A good marketing campaign will make clear what the product is about so that consumers won’t feel flummoxed about how to engage with the object. It’s partly why marketing happens, so that there’s a sense of familiarity. When it comes to movies, this is frequently tricky as marketing has to walk the line between offering enough information to entice without telling the entire story. Some trailers go so far as to feel like they tell you the entire film (thus negating the need to see the film), while others take the approach of using false footage so that a trailer is fairly useless in communicating a scene. Then there are the trailers which do something far more dangerous: misrepresent the story. It’s dangerous because audiences may feel like they’ve been tricked into seeing a different film than expected or, worse, are subjected to a story they aren’t prepared to absorb. This, of course, brings us to A Writer’s Odyssey (Ci sha xiao shuo jia) from director Lu Yang (Brotherhood of Blades), adapted from the short story Assassinate a Novelist from author Shuang Xuetao, which is billed as a two-world epic in which reality and fantasy collide as the words of a writer seem to be killing someone in reality. Except that’s only a small piece of the story and doesn’t touch at all on the themes this fantasy thriller explores. So while you get the wild ride, there’s a hard exploration of pain and loss which overshadows a lot of the fun. In combination with a loose explanation, moments of iffy CG, and a heavy script, A Writer’s Odyssey can be more of a slog than a saga.
In a faraway land in another time, Kongwen Lu (Dong Zijian) is on a quest to defeat the evil Lord Redmane, aided only by his wits and a mystical talking armor (Guo Jingfei). Kongwen, however, is unaware that each step, each trial, is being created with each key stroke of an author, Kongwen (Dong in a dual role), in his novel “Godslayer.” Neither Kongwen is aware of the other nor of the fact that with each attack on Redmane the CEO of technogiant Aladdin Corp Li Mu (Yu Hewei) earns himself a similar wound. Unable to find legal means to stop the novelist, the CIO of Aladdin Corp, Tu Ling (Yang Mi) is tasked with hiring someone to kill the novelist before he finishes his story. With the clock ticking down after Kongwen’s announcement of a deadline of three days, Tu taps aggrieved father Guan Ning (Lei Jiayin) to do the job with the promise of assistance in healing his family. But the closer to the deadline Kongwen gets, the more Guan begins to believe in the story and end of Redmane.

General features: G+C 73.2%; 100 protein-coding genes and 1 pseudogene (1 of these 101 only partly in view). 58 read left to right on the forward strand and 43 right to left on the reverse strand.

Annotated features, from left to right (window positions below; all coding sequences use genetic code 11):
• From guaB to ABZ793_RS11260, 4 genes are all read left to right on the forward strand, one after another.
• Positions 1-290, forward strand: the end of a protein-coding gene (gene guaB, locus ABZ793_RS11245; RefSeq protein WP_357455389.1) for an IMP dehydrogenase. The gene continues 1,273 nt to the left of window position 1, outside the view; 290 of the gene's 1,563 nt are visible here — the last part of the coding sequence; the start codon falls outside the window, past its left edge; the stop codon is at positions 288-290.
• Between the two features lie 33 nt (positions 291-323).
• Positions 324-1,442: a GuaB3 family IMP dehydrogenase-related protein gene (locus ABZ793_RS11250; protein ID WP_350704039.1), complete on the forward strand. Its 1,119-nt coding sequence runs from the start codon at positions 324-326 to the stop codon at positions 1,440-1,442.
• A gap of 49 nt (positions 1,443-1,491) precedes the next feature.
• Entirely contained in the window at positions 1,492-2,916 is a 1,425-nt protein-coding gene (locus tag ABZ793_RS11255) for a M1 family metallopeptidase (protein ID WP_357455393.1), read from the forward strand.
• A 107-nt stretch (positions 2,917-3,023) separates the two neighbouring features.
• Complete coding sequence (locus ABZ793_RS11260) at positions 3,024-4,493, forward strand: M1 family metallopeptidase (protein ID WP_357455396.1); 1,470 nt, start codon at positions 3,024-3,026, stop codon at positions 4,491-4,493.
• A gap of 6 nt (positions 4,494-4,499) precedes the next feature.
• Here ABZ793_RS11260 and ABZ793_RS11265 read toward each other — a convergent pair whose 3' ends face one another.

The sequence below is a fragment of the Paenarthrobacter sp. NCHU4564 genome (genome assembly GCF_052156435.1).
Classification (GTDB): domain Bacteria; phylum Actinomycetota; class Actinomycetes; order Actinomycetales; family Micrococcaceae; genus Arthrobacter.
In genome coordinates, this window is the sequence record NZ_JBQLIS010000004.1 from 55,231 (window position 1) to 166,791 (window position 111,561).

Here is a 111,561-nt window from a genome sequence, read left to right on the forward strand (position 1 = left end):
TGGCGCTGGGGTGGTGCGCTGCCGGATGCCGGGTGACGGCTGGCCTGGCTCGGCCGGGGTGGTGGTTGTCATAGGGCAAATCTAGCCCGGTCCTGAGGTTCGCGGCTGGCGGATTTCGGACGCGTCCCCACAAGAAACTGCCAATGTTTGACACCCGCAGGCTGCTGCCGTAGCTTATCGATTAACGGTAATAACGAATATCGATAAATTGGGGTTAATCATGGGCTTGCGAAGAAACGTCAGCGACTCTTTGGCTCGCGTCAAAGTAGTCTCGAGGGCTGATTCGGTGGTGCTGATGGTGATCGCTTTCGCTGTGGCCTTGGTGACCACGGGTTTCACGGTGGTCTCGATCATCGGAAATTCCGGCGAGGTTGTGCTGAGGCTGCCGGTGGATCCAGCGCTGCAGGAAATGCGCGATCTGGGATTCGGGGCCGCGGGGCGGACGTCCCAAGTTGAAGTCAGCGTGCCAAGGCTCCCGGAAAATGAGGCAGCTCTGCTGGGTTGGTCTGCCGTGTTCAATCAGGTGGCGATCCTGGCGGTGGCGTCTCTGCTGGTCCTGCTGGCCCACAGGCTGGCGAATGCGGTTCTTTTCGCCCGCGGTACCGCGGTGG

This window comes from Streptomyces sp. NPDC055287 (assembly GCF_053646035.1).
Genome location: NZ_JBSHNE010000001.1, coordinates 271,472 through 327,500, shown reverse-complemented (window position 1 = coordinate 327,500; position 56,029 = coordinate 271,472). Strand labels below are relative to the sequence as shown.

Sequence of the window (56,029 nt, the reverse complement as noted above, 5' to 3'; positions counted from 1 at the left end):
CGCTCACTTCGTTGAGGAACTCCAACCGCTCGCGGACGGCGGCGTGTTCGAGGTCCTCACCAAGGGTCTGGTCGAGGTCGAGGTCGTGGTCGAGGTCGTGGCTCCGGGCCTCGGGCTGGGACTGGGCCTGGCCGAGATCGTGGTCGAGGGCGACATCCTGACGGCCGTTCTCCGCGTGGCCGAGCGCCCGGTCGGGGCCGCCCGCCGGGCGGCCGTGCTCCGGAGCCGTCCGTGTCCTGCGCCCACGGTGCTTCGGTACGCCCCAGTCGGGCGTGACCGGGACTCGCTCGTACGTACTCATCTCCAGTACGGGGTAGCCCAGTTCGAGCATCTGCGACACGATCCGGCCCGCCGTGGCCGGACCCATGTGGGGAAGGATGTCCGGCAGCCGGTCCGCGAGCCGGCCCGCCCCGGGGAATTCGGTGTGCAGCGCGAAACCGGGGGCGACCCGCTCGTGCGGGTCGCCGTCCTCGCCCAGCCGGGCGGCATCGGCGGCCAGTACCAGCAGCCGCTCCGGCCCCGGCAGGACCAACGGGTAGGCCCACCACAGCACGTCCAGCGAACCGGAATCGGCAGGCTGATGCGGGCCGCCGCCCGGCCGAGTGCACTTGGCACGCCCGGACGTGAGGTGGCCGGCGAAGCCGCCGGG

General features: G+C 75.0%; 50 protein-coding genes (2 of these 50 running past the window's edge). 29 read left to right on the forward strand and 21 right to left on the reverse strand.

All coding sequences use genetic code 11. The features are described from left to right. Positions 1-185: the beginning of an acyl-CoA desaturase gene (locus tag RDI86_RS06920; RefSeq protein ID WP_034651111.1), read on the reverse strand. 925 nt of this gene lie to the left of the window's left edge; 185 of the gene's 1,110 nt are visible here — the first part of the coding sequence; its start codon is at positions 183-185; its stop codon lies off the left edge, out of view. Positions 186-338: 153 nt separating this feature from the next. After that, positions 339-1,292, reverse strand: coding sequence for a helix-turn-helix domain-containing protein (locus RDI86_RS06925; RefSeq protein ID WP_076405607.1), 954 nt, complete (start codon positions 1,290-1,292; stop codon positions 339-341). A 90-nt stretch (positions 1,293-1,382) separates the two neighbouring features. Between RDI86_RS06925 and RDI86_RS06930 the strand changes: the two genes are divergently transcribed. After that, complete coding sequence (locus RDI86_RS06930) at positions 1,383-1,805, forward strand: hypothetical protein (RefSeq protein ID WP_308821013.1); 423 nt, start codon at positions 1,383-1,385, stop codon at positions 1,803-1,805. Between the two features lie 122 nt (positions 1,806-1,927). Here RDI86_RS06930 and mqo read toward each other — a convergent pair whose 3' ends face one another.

If the above summary seems like a lot, you wouldn’t be wrong. The sheer tonnage that A Writer’s Odyssey needs to set up takes up a great bit of time while also making sure to balance time in both worlds (reality vs novel), move each of the stories forward, and possess slowly escalating in scope fight scenes. In portions, Odyssey is a harrowing exploration of parental grief while also being a thrilling wuxia fantasy. Within these successfully executed portions, there is well-executed humor, character development, and deep satisfaction on a narrative level. The film’s beginning seamlessly integrates both worlds with what ends up being a dream as Guan sees his daughter being kidnapped by a monster while they’re both dressed in modern clothes and their surroundings are entirely mythical. He awakens, cold, alone, and slightly disheveled, on a hill overlooking a road. It’s within this sequence that we learn it’s been six years since his daughter was kidnapped and his dreams of this other world haunt him. This opening sets up the dramatic thriller aspects of Odyssey and is the area of the story which may surprise unaware viewers. Guan isn’t just someone connected to the novelist’s fictional world, he’s connected by way of his grief. At least, that’s my running theory as the film itself offers only the flimsiest reasoning as to why Guan dreams of the world of “Godslayer” before ever having any awareness of it. Just as the violence within Odyssey isn’t softened, allowing for some truly fun martial arts sequences, so, too, is the theme of loss and grief. Consider this your warning should you have recently lost a child or loved one as this is a key narrative aspect which is continually returned to, Guan’s pain made our own, his slow creeping hope inspiring belief in the fantastical and unlikely. This is the part that is left out of the marketing, the part that shifts Odyssey from being a Lunar New Year romp into something darker and more adult. Because this isn’t an element used just to create drama, Guan’s journey is the more interesting to follow and the resolution is one of the more cinematically conflicting pieces this side of Inception (2010).